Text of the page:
I Spy, I Fear, I Wonder: Espionage Fiction and the Fantastic.
Don D'Ammassa, C. C. Finlay (M), James D. Macdonald, Chris Nakashima-Brown, Ernest Lilley.
In his afterword to The Atrocity Archives, Charles Stross makes a bold pair of assertions: Len Deighton was a horror writer (because "all cold-war era spy thrillers rely on the existential horror of nuclear annihilation") while Lovecraft wrote spy thrillers (with their "obsessive collection of secret information"). In fact, Stross argues that the primary difference between the two genres is that the threat of the "uncontrollable universe" in horror fiction "verges on the overwhelming," while spy fiction "allows us to believe for a while that the little people can, by obtaining secret knowledge, acquire some leverage over" it. This is only one example of the confluence of the espionage novel with the genres of the fantastic; the two are blended in various ways in Neal Stephenson's Cryptonomicon, Tim Powers' Declare, William Gibson's Spook County, and, in the media, the Bond movies and The Prisoner. We'll survey the best of espionage fiction as it reads to lovers of the fantastic. Are there branches of the fantastic other than horror to which the spy novel has a special affinity or relationship?
Lilley was a last-minute replacement for John Shirley. If I'd known he was going to be on the panel ahead of time, I might not have gone, being deeply unimpressed with his behavior at a World Fantasy Con panel about non-European urban fantasies. Mostly (but not exclusively) thanks to him, you get a bonus rant about sexism at the end of this.
Note on panel composition: five white males. (Nakashima-Brown's name was acquired by marriage and not ancestry, according to a later conversation with him.)
Because more time has passed, I'm less certain about some of these expansions; I've noted this where it occurs. I welcome clarifications or corrections to the notes from those who were there.
Finlay: definition of the espionage genre?
Macdonald: cynicism, bleak
Nakashima-Brown: travel through present-day dystopia
Macdonald: may never know what it was you were really doing
Lilley: not nearly as much in novels as in real life, tend to have feeling some impact but still cog in machine (missed something)
Macdonald: Company [CIA] guys he met, tended to feel they needed to read better grade of spy novel (spent 15 years in Navy, last 4 years in Panama in intelligence)
D'Ammassa: there's an atmosphere found in majority of spy novels: individual engaged in 1 of 2 missions: get information from organization or sabotage operation of organization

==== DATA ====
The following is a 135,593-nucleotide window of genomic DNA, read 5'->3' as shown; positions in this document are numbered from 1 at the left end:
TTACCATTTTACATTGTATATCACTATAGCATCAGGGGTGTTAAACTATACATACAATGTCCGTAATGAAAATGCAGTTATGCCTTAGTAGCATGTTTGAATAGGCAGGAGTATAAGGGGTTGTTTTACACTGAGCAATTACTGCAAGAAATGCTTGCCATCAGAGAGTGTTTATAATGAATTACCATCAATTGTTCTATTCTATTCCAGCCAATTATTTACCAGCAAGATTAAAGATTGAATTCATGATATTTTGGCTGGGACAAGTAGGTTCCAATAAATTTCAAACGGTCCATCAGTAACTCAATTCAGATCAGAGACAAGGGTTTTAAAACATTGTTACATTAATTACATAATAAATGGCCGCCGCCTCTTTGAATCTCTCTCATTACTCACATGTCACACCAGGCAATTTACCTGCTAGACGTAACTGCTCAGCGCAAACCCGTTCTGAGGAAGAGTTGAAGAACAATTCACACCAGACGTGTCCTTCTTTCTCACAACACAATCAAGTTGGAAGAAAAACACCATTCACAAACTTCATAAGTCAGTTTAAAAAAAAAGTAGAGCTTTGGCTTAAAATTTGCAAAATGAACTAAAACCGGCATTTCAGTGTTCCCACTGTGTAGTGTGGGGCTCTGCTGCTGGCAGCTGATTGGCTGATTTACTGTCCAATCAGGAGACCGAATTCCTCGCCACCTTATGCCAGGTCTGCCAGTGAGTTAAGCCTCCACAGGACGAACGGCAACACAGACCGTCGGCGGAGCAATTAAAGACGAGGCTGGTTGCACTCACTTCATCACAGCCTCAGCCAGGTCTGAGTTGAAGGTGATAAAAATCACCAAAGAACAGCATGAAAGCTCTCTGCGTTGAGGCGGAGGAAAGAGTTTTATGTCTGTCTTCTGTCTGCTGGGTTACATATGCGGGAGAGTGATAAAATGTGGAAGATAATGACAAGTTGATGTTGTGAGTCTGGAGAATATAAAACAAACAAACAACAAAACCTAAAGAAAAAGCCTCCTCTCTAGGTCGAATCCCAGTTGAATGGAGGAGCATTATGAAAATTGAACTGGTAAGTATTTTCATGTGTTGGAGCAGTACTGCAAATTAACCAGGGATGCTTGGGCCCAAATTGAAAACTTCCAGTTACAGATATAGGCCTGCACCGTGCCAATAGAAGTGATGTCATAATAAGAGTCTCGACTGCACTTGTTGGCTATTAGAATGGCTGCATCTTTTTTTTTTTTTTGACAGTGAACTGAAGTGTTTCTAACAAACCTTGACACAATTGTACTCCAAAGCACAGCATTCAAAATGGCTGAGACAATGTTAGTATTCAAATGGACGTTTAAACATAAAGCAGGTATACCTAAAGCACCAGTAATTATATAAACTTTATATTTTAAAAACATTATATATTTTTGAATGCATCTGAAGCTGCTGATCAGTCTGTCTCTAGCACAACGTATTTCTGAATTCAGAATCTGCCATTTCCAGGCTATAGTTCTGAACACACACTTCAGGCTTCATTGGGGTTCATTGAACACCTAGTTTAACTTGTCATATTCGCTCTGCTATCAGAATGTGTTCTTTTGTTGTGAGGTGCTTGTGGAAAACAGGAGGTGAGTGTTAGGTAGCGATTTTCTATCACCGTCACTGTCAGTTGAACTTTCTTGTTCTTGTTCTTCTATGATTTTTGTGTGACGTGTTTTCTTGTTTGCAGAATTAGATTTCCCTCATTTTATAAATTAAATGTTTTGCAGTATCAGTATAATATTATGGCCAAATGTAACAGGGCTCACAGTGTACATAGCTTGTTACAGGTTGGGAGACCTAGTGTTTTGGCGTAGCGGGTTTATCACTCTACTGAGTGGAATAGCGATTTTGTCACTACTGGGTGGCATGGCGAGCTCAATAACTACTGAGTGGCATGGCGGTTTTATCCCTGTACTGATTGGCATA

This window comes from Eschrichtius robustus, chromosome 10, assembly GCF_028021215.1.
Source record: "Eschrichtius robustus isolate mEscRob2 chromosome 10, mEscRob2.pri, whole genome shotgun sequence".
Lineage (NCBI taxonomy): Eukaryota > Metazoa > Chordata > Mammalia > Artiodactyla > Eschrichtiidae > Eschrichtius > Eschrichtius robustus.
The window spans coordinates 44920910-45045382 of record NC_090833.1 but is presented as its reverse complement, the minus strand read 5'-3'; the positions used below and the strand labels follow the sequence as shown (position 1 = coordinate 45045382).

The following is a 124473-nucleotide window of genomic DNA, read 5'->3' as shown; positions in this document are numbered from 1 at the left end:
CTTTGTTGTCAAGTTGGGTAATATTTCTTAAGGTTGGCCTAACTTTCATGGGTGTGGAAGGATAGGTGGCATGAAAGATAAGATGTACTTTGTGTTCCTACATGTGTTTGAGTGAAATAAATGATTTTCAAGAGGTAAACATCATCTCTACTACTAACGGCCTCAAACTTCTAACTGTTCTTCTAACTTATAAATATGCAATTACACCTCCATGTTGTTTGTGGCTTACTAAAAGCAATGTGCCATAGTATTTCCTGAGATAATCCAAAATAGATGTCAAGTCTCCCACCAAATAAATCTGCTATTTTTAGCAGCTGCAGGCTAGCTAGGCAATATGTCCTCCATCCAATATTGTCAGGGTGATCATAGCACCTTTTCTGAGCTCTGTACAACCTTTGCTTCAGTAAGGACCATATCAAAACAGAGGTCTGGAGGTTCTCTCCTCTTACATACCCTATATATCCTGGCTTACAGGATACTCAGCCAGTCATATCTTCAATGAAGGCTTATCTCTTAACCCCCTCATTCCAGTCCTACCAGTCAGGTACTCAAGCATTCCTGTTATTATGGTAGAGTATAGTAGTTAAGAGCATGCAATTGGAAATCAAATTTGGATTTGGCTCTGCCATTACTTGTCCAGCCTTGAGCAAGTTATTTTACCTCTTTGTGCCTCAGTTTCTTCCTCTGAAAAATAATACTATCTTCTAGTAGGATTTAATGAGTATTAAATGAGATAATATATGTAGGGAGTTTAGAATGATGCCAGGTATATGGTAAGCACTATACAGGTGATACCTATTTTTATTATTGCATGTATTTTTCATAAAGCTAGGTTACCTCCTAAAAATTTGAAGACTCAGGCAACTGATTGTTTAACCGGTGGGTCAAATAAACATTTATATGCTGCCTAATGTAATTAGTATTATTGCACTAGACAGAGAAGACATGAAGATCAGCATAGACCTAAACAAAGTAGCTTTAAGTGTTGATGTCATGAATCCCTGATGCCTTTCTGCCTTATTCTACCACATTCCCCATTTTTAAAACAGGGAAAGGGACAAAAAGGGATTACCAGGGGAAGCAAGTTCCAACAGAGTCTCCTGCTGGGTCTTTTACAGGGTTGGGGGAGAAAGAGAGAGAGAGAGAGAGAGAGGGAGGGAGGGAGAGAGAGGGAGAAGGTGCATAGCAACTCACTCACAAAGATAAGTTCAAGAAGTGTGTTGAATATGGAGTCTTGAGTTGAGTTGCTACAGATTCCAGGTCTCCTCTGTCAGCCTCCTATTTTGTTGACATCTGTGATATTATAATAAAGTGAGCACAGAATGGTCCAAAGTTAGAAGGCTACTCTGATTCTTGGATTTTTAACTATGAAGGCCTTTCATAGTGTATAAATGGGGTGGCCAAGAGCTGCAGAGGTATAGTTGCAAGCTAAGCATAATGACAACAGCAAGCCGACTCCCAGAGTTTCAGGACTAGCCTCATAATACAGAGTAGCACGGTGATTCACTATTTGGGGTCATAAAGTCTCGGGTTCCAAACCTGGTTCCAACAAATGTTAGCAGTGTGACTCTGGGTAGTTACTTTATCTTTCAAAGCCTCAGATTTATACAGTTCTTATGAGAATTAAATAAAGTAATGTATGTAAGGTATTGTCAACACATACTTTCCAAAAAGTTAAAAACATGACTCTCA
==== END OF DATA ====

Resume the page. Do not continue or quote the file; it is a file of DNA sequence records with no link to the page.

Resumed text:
Lilley: left out: individual working for an organization whose directives are not his
D'Ammassa: doesn't necessarily have to be a professional, could be an innocent dragged in
Finlay: so how does this connect up with SF?
Nakashima-Brown: both involve movement between different worlds. In spy genre, different parts of world are hidden from each other: middle-class, underworld, spook country (in Gibson novel of same title, three characters represent different aspects)
Finlay: _Spook Country_ interesting because present-day novel not future
Lilley: in fantastic, agent is always an alien by virtue of role with regard to people around him (human or not, but never part of community around him), gives interesting latitude in behavior
Finlay: spy by nature has to live a lie
[comment I wrote in my notes at this time: very gendered language]
Finlay: back to intersection, spy as literally alien
Lilley: describes Stross's Laundry books, where intersection between magic & science is math, use computers as gateway. thinks that largely get to SF through Bond gadgetry as connection
Macdonald: first of Mageworlds books is meditation on (among other things) open-source intelligence collection, heroine goes from world to world to find out who killed her mother; used to get fan letters from priests, nuns, 15 year old girls, and intelligence agents; also Peter Crossman novels (_Apocalyse Door_ to be reprinted in paperback this December!) [see my booklog entry for description]
Finlay: really means and methods not gadgets [I think this was a reference to Macdonald's books]. what about style influence on cyberpunk?
Nakashima-Brown: yeah, ideal prototype for describing world experience mediated through gadgets, media products, also secret identity vehicle for describing experience of alienation
Lilley: different between cyberpunk in general: connections to people around them are genuine, unlike spies
Finlay: really true? Le Carre, tension driven by real relationship developed under false circumstances
Nakashima-Brown: Milgram (? not sure I heard this right) similiarly
Lilley: objection withdrawn; but still at core there's an awareness of agents that connections will be cut at need
Nakashima-Brown: not knowing whether any emotional relationship is genuine
Macdonald: _Tailor of Panama_ throw-against-wall-able because among other things, title character was selling wool suits in _Panama_. That's the character who everyone was told that he was a spy, and they reacted as such, but wasn't
Lilley: genesis of character in _Deep Space 9_?
Nakashima-Brown: _North by Northwest_ scenario [something I missed], late cyberpunk works, geeks enlisted by accident
D'Ammassa: reflected on where SF most brought something to spy novel: Robert McCannon, _Wolf's Hour_, WWII spy novel, agent is werewolf, integral to novel (easy to infiltrate if look like dog); several novels with spy as telepath
Macdonald: did have entire U.S. program where trying to develop distance reading of Soviet leaders' minds
Lilley: Russians had done some wonderful speculative things, Faraday death ray, wouldn't touch until we saw them doing it
Macdonald: PK program resulted in nothing actionable
Lilley: even SF has given up psionic sphere to large extent
rosefox from audience: it's gone into paranormal romance & urban fantasy, much of which is also very much on espionage model, twisted to various degrees; Dresden Files for example